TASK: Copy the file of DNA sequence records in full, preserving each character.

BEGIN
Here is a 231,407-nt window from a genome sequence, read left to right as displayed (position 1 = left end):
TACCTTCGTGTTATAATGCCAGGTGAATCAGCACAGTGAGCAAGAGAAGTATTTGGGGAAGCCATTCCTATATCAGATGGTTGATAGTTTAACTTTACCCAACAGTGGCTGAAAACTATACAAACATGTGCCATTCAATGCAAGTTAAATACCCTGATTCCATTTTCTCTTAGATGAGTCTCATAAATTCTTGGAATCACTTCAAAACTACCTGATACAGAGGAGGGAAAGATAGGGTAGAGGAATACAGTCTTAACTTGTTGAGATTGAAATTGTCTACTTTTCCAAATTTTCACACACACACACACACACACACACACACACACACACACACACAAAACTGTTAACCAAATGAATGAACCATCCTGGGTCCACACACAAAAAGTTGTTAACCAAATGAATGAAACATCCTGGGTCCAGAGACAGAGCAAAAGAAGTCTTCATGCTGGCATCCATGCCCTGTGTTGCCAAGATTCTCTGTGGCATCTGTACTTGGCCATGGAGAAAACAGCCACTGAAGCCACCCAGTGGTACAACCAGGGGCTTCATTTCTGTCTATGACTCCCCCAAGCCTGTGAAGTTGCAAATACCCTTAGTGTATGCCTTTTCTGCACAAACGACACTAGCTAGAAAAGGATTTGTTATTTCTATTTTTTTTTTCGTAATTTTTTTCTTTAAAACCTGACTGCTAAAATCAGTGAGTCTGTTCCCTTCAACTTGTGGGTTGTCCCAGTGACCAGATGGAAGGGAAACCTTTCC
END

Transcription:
Here is a 231,407-nt window from a genome sequence, read left to right as displayed (position 1 = left end):
TACCTTCGTGTTATAATGCCAGGTGAATCAGCACAGTGAGCAAGAGAAGTATTTGGGGAAGCCATTCCTATATCAGATGGTTGATAGTTTAACTTTACCCAACAGTGGCTGAAAACTATACAAACATGTGCCATTCAATGCAAGTTAAATACCCTGATTCCATTTTCTCTTAGATGAGTCTCATAAATTCTTGGAATCACTTCAAAACTACCTGATACAGAGGAGGGAAAGATAGGGTAGAGGAATACAGTCTTAACTTGTTGAGATTGAAATTGTCTACTTTTCCAAATTTTCACACACACACACACACACACACACACACACACACACACACACAAAACTGTTAACCAAATGAATGAACCATCCTGGGTCCACACACAAAAAGTTGTTAACCAAATGAATGAAACATCCTGGGTCCAGAGACAGAGCAAAAGAAGTCTTCATGCTGGCATCCATGCCCTGTGTTGCCAAGATTCTCTGTGGCATCTGTACTTGGCCATGGAGAAAACAGCCACTGAAGCCACCCAGTGGTACAACCAGGGGCTTCATTTCTGTCTATGACTCCCCCAAGCCTGTGAAGTTGCAAATACCCTTAGTGTATGCCTTTTCTGCACAAACGACACTAGCTAGAAAAGGATTTGTTATTTCTATTTTTTTTTTCGTAATTTTTTTCTTTAAAACCTGACTGCTAAAATCAGTGAGTCTGTTCCCTTCAACTTGTGGGTTGTCCCAGTGACCAGATGGAAGGGAAACCTTTCC